I’m well behind in my reread of this series, considering the last book came out about a month ago and I’m only on part four of 13!
The Shadow Rising is high on the list of my favorites of the many WOT books. It’s before the sadface Rand period where he starts to sound like a broken record and it’s the true starting point for the development of the Aiel (my personal favorite culture in the books). The Dragon Reborn ends with Rand taking Calandor, and the Aiel busting into the Stone of Tear along with lots of other things. It wouldn’t be a Wheel of Time book without 20 storylines converging in one place.
The first three books in the series, Eye of the World, The Great Hunt and the Dragon Reborn feel like stepping stones to get us to the point where Rand, and by extension the other two ta’veren, have accepted their destinies and actually start doing Important Things on purpose, instead of stumbling into doing them on accident. The Shadow Rising starts off a new path, one in which Rand has accepted that he is the Dragon and is now working towards the goal of uniting the world to fight the last battle against the Dark One. Mat gains the means to become an important force in the world, this book is really the start of his transformation into the character he becomes later on. Perrin goes back to the Two Rivers to fight Whitecloaks and Trollocs and while he does develop stronger leadership skills the development of his character is minimal.
The Rand storyline in this book is very well done, we get to see things from his perspective through some momentous changes. There are hints of the madness to come as well as seeing the development of his keen eye for manipulating those around him to do what he needs done. There is still a sense of hesitancy though, which helps convey the fact that these skills are still being learned and not just imparted to him magically. There are missteps and that feels natural for him.
Mat goes through two different red stone doors and we got our first glimpses of the Aelfinn and the Eelfinn. Magical, possibly evil creatures who make crooked deals with people from the ‘real’ world. He learns cryptic information about his future that sets him hunting throughout the rest of the series and forces growth on him no matter how badly he doesn’t want it. Sadly once we see what happens to him when he goes through the doorways there isn’t much more told from his perspective except as a window to see what Rand’s actions look like from the outside. He tags along with Rand and vacillates between wanting to leave and feeling tied to Rand by being a ta’veren.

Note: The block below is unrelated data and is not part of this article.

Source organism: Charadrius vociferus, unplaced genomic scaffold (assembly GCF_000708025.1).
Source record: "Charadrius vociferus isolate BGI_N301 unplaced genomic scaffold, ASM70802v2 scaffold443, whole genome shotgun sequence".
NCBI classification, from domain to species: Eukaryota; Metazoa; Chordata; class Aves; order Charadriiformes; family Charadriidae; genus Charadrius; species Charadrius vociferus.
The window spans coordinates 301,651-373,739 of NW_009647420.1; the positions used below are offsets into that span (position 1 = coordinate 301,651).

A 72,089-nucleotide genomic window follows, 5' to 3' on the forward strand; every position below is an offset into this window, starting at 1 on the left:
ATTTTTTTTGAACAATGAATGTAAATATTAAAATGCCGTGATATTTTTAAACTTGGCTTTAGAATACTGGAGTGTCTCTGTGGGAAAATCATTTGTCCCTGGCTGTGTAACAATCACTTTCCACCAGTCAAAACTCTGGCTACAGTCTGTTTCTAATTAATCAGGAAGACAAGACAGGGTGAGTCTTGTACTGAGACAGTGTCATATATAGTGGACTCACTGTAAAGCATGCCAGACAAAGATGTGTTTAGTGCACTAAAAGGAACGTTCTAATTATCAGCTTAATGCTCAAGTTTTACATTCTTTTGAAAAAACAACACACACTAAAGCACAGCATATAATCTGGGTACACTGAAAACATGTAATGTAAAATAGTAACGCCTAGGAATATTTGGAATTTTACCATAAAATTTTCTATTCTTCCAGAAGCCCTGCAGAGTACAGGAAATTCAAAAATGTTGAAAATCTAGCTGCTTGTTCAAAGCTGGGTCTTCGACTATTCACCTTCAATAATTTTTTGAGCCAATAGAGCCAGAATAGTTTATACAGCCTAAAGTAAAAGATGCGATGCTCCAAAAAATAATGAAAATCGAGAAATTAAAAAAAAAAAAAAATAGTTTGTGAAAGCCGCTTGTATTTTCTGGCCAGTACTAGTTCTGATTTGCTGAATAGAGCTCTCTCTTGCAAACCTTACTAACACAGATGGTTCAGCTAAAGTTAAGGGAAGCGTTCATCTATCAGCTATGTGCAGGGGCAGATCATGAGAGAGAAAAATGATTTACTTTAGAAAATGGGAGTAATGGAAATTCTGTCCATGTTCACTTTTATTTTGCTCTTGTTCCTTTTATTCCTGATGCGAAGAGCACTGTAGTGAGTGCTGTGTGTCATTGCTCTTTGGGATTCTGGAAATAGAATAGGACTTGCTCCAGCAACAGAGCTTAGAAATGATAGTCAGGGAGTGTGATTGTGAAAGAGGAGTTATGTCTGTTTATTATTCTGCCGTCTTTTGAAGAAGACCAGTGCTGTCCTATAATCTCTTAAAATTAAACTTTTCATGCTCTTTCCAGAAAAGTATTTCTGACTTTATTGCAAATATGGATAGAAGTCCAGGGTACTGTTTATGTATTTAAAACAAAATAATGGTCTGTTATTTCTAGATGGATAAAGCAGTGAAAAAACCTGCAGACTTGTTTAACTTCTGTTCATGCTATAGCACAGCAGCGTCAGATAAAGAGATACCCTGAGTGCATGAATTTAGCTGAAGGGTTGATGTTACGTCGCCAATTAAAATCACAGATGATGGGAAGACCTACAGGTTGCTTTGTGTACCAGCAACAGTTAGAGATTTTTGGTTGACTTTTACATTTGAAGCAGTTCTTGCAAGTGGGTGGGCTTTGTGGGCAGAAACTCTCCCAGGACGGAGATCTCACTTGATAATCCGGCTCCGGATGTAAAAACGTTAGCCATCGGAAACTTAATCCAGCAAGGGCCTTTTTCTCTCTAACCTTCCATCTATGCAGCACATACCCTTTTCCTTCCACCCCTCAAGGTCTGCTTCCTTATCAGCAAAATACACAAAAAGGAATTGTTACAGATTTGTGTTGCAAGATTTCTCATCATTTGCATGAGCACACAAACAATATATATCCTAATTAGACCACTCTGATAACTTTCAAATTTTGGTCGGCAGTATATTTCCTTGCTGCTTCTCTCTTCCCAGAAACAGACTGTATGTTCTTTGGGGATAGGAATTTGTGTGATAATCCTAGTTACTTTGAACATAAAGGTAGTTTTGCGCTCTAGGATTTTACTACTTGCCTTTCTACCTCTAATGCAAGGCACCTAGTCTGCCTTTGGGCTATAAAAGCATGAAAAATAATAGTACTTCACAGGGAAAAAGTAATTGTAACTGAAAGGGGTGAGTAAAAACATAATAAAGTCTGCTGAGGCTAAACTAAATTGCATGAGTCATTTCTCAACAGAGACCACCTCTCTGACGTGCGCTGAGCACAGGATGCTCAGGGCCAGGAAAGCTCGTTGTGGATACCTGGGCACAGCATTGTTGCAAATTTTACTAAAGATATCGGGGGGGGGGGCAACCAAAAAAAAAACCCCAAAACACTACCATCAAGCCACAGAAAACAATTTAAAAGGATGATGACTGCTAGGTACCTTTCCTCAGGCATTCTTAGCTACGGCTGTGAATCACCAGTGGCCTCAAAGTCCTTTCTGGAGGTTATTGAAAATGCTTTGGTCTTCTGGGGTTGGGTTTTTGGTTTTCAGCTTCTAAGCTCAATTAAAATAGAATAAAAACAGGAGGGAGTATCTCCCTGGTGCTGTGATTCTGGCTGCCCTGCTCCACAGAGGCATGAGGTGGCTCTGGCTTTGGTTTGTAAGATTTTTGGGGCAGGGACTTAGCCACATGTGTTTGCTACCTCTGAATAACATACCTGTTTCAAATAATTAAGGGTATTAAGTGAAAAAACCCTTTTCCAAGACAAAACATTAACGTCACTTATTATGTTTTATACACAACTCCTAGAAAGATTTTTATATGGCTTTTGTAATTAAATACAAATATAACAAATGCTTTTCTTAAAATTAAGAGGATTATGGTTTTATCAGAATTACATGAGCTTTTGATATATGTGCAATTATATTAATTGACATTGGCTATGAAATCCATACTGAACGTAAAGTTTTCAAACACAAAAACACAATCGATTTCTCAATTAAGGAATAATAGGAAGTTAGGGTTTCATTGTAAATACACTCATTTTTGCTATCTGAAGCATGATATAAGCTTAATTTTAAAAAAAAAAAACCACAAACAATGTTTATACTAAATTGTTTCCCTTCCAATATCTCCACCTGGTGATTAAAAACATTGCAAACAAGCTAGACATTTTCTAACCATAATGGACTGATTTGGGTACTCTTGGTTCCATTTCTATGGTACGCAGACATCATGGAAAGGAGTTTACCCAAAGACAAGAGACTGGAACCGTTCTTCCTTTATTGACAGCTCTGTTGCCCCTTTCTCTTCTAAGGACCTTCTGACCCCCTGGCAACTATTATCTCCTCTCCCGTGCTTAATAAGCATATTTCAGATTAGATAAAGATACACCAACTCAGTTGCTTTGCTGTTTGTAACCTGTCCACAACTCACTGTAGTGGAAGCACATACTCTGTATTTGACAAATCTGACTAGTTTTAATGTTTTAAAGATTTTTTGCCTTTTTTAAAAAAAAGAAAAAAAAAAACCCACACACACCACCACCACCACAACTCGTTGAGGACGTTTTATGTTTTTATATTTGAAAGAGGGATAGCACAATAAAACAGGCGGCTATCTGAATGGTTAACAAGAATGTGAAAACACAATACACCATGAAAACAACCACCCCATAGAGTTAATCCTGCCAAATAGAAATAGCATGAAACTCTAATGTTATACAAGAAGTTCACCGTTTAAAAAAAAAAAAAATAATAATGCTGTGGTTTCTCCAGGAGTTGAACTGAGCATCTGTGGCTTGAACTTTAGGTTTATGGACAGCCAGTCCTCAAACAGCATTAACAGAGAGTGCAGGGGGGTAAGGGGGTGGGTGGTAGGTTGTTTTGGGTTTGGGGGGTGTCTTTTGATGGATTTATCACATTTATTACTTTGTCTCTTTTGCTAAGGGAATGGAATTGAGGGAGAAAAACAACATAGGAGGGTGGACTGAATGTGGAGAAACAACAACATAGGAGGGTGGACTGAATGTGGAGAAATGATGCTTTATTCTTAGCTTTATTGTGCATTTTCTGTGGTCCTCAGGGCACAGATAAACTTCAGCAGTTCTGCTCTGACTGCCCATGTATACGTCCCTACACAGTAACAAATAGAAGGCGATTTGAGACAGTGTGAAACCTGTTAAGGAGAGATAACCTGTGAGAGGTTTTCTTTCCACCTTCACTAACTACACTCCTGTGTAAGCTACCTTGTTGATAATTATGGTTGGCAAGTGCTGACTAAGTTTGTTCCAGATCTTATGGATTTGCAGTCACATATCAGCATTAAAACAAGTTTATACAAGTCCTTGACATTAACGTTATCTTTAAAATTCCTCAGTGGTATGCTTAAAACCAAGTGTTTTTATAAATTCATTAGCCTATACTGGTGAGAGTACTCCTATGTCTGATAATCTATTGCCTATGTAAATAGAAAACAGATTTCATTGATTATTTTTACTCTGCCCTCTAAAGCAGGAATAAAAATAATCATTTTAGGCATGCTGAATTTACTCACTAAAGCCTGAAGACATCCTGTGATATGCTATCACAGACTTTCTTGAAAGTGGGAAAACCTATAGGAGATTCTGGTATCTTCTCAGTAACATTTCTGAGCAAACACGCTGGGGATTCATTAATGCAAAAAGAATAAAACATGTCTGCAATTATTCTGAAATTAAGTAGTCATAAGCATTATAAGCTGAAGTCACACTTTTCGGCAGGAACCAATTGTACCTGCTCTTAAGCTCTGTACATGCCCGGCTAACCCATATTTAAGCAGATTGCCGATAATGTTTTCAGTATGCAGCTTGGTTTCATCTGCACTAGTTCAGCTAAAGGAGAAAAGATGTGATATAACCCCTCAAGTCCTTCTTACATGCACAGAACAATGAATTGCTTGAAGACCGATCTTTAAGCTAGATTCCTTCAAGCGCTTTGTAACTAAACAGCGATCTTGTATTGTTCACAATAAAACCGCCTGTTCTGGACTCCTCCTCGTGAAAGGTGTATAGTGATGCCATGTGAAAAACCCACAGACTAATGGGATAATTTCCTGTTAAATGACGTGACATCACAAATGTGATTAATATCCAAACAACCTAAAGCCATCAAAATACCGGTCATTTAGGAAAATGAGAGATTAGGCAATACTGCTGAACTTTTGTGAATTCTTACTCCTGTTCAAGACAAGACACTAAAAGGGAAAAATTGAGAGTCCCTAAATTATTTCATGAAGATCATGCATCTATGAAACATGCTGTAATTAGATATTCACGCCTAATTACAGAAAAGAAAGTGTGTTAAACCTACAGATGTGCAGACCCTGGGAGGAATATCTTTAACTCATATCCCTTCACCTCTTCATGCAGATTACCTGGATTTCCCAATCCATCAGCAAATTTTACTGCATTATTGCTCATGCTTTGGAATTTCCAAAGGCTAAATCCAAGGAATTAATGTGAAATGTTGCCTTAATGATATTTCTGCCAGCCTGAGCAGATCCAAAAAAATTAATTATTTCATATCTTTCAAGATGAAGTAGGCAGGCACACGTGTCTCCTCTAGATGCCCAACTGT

Perrin spends most of his time in the Two Rivers having leadership dropped in his lap and trying to find a way to make Faile leave so she will be safe. I have to be honest, Perrin is my least favorite character at this point. He does not change much throughout the next several books and that is frustrating as a reader. All of the other characters change drastically from who they were at the beginning of the series to this point and then even more before the end. Whereas Perrin is still the same, his defining factor is that he is incredibly strong and that he is a wolf brother. That will be the case in this book and in the next several.
Nyneave and Elaine are heading off to Tanchico, a dangerous city on the verge of open war. They hope to find the Black Ajah and get to something, they aren’t sure what, that the darkfriends are hunting. They run into some very dangerous people and unexpected friends along the way. Nyneave is still suffering from braid pulling tendency, which I am hoping will come to an end very soon. She becomes a much more likeable and enjoyable character once she gets that stick out of her ass. Elayne is making strides towards being a regular character and although she spends a lot of time worrying about if Rand loves her or not, it’s done in a realistic way. What girl in love doesn’t spend a lot of her time mooning about? Their trip is one of those story events that feels very pointless, until you find out what exactly they are hunting for which doesn’t happen for several books. It’s a fun enough adventure that it keeps the pages turning however.
Meanwhile, while all of this portentous action is taking place in the rest of the world, the White Tower is experiencing turmoil that will rock it to the very foundations. Min is maintaining her pretty, empty headed girl cover there, at least until she has to run for her life. The first time I read the Shadow Rising this part was a huge shock. It was at that point I realized that nothing was sacred in this world, the Dragon really was going to break everything and we as readers were going to experience it right along with the characters. I loved the chance that Jordan took by going this route and although it wasn’t nearly as exciting to reread, it was fascinating to see if I could catch any hints of it coming.
The Shadow Rising has the most words, but I don’t feel that it suffers from the pacing issues that plague a few of the books. There is a lot of action and enough time is spent with each narrator that things get somewhere but not so much that it starts to drag on and you are ready to hear from someone else. It left me wanting more and I’m excited to get to the next book in the series.